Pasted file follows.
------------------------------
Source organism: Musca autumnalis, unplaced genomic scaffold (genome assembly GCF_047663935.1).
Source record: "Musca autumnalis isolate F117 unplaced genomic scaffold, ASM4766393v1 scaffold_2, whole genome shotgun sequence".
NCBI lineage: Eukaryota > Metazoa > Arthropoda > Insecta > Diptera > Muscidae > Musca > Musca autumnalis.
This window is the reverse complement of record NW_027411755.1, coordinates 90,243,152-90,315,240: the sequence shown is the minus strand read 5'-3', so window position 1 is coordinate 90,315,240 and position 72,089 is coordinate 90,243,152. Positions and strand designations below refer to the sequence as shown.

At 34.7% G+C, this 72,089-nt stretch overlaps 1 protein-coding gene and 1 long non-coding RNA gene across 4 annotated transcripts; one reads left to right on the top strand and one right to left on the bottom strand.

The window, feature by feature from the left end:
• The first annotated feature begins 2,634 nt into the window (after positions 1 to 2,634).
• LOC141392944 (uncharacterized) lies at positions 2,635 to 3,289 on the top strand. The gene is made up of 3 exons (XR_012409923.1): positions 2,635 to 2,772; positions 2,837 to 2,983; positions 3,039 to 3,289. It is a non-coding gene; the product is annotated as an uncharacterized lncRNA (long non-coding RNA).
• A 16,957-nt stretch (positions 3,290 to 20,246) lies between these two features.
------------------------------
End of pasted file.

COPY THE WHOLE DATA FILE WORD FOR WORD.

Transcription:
Source organism: Musca autumnalis, unplaced genomic scaffold (genome assembly GCF_047663935.1).
Source record: "Musca autumnalis isolate F117 unplaced genomic scaffold, ASM4766393v1 scaffold_2, whole genome shotgun sequence".
NCBI lineage: Eukaryota > Metazoa > Arthropoda > Insecta > Diptera > Muscidae > Musca > Musca autumnalis.
This window is the reverse complement of record NW_027411755.1, coordinates 90,243,152-90,315,240: the sequence shown is the minus strand read 5'-3', so window position 1 is coordinate 90,315,240 and position 72,089 is coordinate 90,243,152. Positions and strand designations below refer to the sequence as shown.

At 34.7% G+C, this 72,089-nt stretch overlaps 1 protein-coding gene and 1 long non-coding RNA gene across 4 annotated transcripts; one reads left to right on the top strand and one right to left on the bottom strand.

The window, feature by feature from the left end:
• The first annotated feature begins 2,634 nt into the window (after positions 1 to 2,634).
• LOC141392944 (uncharacterized) lies at positions 2,635 to 3,289 on the top strand. The gene is made up of 3 exons (XR_012409923.1): positions 2,635 to 2,772; positions 2,837 to 2,983; positions 3,039 to 3,289. It is a non-coding gene; the product is annotated as an uncharacterized lncRNA (long non-coding RNA).
• A 16,957-nt stretch (positions 3,290 to 20,246) lies between these two features.